The Quebec government admitted they knew about the problem two years before my report ever was produced and made public. In this case it looks like manifest destiny, only instead of the government of the United States and the railroad barons taking over Native lands going west towards the Pacific Ocean, it is the government of Quebec and the mining companies taking over the Native lands northward. It’s the same thing 150 years later – just a different government.
The other report on the environmental impact assessment was supposed to be released in October 2003. We are still waiting and my sources tell
me it is finished. It is said to show widespread contamination and won’t be released because of the outrage it is expected to create. To me this is simply an outrage.
You’ve been accused of grand-standing and doing bad science. How do you respond to these allegations?
I am right; no one can prove me wrong. The only option the government-paid scientists have is to create a smoke screen and call me names. Well, they can throw rocks and try to discredit me. Their hope is that the people get confused and will not know who or what to believe. If the government-paid scientists want to say I am “grandstanding” I couldn’t care less. Let them prove me wrong. Let them bring in a team of international independent scientists to analyze what I say is going on in the mine areas.
A challenge to all who say I am “grandstanding”: prove me wrong. I challenge them to prove me wrong. I could care less how many letters or degrees a person has after their name or how many publications they have. The fact is they can’t say I am wrong because they know I am right.
Let’s work together to clean up the toxic mess. Name calling is for kids on the playground and I won’t have any part of it. The data is the data. The facts are the facts. Deal with it.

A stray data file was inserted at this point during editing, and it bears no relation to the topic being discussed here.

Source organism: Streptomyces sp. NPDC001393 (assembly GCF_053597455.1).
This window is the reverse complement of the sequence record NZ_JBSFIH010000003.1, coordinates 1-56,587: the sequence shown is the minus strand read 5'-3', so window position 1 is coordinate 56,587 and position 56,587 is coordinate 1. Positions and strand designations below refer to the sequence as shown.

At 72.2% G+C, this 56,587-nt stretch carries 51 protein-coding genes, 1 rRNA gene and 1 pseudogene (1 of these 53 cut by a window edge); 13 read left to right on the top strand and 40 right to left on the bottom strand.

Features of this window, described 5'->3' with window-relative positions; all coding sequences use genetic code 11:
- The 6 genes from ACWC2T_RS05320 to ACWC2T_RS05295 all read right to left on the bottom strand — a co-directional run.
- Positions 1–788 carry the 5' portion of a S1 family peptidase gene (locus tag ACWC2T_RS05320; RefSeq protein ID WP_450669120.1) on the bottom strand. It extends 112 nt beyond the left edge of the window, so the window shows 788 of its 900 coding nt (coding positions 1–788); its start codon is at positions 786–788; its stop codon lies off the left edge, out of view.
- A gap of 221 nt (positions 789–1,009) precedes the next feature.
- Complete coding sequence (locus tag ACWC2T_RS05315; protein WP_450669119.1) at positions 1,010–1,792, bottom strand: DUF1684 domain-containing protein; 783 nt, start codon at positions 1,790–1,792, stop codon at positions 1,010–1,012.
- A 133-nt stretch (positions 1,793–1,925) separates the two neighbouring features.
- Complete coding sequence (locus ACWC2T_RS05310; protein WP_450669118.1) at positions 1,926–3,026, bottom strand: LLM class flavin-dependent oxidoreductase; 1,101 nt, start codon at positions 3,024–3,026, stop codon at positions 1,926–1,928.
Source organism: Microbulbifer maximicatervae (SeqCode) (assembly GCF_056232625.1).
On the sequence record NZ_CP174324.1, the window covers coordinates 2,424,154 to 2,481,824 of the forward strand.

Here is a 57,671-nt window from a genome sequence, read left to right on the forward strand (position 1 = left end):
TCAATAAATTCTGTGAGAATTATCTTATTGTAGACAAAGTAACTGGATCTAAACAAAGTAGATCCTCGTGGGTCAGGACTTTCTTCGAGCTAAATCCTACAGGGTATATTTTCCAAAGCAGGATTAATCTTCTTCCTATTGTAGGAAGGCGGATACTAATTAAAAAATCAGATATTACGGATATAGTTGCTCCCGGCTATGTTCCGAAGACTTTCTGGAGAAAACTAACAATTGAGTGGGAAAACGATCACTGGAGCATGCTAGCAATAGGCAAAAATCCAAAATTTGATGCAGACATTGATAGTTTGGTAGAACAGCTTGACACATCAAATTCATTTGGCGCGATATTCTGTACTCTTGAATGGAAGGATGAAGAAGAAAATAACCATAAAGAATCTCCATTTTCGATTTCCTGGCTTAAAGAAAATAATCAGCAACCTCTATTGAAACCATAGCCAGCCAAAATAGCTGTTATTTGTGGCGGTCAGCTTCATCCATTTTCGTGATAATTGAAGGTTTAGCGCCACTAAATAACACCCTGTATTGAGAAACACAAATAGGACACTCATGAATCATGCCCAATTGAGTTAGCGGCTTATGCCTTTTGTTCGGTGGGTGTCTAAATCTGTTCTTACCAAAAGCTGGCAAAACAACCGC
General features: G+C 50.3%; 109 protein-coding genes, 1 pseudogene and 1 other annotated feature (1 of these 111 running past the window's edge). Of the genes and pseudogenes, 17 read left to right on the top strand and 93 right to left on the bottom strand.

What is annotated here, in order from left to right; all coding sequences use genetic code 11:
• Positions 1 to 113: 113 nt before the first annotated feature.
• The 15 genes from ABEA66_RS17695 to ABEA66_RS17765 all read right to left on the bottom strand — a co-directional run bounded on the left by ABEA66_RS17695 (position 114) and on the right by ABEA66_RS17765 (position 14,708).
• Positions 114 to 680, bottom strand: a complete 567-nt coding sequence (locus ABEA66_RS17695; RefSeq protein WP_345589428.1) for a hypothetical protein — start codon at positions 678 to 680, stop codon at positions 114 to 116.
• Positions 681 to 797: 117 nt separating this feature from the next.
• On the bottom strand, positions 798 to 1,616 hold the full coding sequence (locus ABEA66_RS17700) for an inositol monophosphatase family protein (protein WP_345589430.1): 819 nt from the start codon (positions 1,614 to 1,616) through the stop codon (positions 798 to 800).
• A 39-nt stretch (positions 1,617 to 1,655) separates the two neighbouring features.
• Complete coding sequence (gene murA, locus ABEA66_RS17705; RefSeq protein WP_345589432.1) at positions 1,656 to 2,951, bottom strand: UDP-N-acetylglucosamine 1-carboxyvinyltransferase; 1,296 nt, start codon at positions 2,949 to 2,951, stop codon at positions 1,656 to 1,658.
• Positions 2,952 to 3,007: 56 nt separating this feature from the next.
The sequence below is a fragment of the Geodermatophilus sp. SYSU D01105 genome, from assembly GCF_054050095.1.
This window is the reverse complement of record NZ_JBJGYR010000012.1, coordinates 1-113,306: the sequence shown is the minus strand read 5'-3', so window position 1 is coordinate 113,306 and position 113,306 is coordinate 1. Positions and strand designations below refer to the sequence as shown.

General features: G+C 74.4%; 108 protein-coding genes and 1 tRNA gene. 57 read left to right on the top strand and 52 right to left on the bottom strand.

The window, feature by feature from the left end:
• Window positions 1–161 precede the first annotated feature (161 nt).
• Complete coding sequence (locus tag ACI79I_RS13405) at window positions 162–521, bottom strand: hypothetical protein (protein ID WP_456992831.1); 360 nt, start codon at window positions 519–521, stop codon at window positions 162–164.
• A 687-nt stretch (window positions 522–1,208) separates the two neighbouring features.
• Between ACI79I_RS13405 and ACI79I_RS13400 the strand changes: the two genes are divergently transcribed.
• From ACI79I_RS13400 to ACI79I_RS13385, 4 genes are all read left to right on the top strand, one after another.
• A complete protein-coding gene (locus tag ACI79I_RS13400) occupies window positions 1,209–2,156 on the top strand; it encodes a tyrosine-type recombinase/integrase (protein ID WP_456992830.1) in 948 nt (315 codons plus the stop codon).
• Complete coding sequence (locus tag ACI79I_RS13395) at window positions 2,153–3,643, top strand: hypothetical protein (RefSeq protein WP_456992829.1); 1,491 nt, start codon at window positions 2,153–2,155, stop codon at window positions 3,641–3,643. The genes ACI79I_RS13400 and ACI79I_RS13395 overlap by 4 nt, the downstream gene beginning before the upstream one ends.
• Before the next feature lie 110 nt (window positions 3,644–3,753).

I am tired of the political dance. People are dying, ecosystems are being destroyed, and the Cree people have no idea how systemic the problem is. It is time for everyone to ask the right questions to get the right answers. They say I am “grandstanding” because they are afraid of me and the truth. It is about money, not grandstanding or egos.
I understand that a New Hampshire lab worker told you that the sample contained the highest amount of arsenic he had ever seen in 20 years. What does this mean and what kinds of things did they find?
It means people who get near the tailings are at a risk of dying from arsenic poisoning. The levels we have seen are not natural. The levels are over 10,000 times higher than normal.
So it wasn’t a mercury thing. I thought that was one of the complaints against you? Mercury had nothing to do with my study. It happened to be one of the metals that are analyzed under the metals test I had run on my samples. Mercury has its complicated problems and there are plenty of scientists studying the effects of mercury. No, my work had nothing to do about mercury. This is just another example of muddying the waters to prevent the focus on the real problem – uncontrolled mine waste continuing to this second to enter the environment.
How bad would you say this problem was?
One of the worst I have ever seen. I have been doing this work since 1985 and this clearly ranks in the worst three. What makes it worse is no one will do anything about it. The other two were a Bolivia gold mine in the Andes Mountains – 14,500 feet above sea level. When the Bolivian government realized the natives and the animals were dying they immediately forced the company to fix the problem. That is why I was there. The other was in the United States in Idaho on the Coeur d’Alene lands. The United States government began cleaning up that area back in the 1980s after the Coeur d’Alene Tribe won a court case against the government of the United States. Both sites are still undergoing cleanup.
You lost a friend to the toxins. What did that feel like?
It is such a loss I get sick to my stomach every time I think about it.
To be quite honest I do not want to talk about it, it is too painful. It hurts too much.
What would you say the Crees have to do to end this problem?
Elect people immediately who care about the health and welfare of the Cree people and are not afraid to stand up to the government of Quebec. Elect people who care about their fellow human beings and not about money. People who will not sell the soul of the Earth for short term gain of power and money. Then force the world to help fix the problem. Believe me if it can be done in Bolivia, South America, then it can be done in the Cree Nation. Make every voice be heard. Hold every person and every company accountable. Make it not cost effective to destroy the Earth. Money is the only thing these people understand. Do that and the problem can be fixed.